2. Ryan Adams, Rock N Roll/Love Is Hell

The titles say it all. One is the gritty, alt-rock radio staple, the other the wounded, lite-rock radio staple. The two records are utterly different and clearly marketed to two distinct audiences. Listening to them, it's hard to imagine they came from the same artist. Strange, and very Wonka.  

3. The Strokes, Room on Fire

Wonka because it's the exact same record the band put out two years ago, yet fans and critics ate it up anyway. That makes it more like a McDonald's combo meal than an album: You know it's processed and reheated junk, you know it's bad for you, but you eat it anyway because, hey, at least it's consistent. Also, the group's live show sucked big hairy moose balls.

4. Any Tupac release

The guy put out four records when he was alive, and eight (!) after he died. As many before me have pointed out, if it had been good enough to be released, someone would have done so while Tupac was still breathing. Profiteering from someone's tragic death is totally Wonka.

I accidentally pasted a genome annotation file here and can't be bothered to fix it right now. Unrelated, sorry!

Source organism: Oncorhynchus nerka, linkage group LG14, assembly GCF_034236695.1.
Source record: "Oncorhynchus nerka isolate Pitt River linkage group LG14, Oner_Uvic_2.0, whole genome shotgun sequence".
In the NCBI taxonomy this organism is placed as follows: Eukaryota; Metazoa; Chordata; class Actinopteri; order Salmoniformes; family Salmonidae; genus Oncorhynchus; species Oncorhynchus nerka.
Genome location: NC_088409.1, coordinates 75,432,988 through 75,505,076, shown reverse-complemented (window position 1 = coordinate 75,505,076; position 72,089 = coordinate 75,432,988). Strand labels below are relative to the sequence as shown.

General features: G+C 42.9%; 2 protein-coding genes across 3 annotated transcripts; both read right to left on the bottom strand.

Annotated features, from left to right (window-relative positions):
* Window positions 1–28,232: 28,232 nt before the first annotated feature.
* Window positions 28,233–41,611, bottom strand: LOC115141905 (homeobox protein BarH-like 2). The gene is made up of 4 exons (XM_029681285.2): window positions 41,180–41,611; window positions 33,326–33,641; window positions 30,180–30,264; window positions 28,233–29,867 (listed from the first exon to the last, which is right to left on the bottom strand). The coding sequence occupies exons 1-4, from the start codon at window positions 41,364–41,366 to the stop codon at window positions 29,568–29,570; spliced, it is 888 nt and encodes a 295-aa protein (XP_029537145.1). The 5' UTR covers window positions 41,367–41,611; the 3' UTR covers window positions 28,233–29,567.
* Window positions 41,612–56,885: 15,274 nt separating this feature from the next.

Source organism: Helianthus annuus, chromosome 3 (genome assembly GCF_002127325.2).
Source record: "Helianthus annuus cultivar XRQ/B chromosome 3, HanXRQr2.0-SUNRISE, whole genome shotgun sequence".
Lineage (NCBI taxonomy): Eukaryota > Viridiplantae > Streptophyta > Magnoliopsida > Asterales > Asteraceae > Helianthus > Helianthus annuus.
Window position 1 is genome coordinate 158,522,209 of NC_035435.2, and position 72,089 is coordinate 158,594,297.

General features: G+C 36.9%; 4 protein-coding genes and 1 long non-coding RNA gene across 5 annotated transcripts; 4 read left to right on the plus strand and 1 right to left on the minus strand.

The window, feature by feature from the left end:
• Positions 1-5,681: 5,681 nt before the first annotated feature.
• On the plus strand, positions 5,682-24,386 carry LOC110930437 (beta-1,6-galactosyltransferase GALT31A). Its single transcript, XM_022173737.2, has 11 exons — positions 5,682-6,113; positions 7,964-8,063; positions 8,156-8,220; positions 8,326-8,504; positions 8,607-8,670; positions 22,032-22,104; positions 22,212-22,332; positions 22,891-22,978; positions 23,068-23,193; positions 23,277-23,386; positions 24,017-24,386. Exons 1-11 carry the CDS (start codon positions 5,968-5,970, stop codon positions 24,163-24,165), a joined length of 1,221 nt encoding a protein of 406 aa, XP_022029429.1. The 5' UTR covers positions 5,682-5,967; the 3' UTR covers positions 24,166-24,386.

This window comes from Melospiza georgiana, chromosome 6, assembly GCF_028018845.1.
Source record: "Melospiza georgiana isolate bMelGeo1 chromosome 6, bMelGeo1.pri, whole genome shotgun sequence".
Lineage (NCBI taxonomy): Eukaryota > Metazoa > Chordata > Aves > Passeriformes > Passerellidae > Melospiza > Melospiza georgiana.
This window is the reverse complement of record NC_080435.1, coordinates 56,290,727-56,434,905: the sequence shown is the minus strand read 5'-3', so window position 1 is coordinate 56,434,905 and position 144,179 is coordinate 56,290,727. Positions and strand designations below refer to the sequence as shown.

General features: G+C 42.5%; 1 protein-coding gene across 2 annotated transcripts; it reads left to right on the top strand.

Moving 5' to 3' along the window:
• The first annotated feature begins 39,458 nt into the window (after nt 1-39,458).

5. Michael Jackson, Number Ones

Because reports that Jackson faces allegations of child molestation were unveiled worldwide on news programs and front pages on the same fucking day -- November 18 -- that Number Ones was released. Disturbingly, conspiratorially Wonka.

6. Any emo CD

Because you cannot be that distraught if your band is selling out the Warfield or performing alongside Jane's Addiction.

7. Any punk CD

Because "commercial punk" is an oxymoron. Rebellion, priced to move at $16.95, is all kinds of Wonka.

8. P.O.D.'s Payable on Death, Switchfoot's The Beautiful Letdown, or any other album by a Christian rock band that subverted its religious undertones just enough to break into a larger market

Look, I have nothing against Christians (Mormons, yes; Christians, no), but if you're gonna stand for something, stand for something. Put Jesus on your album cover, a picture of Abraham getting ready to knife his son on the insert. Those Bible stories, with their whales and giants and miracles, are kind of cool anyway, sort of Dungeons & Dragons, no? But don't try to turn your music into some sort of propagandizing, we-can-sneak-this-on-the-airwaves bullshit. That's so utterly Wonka.

9. Any country music CD that used patriotism to move units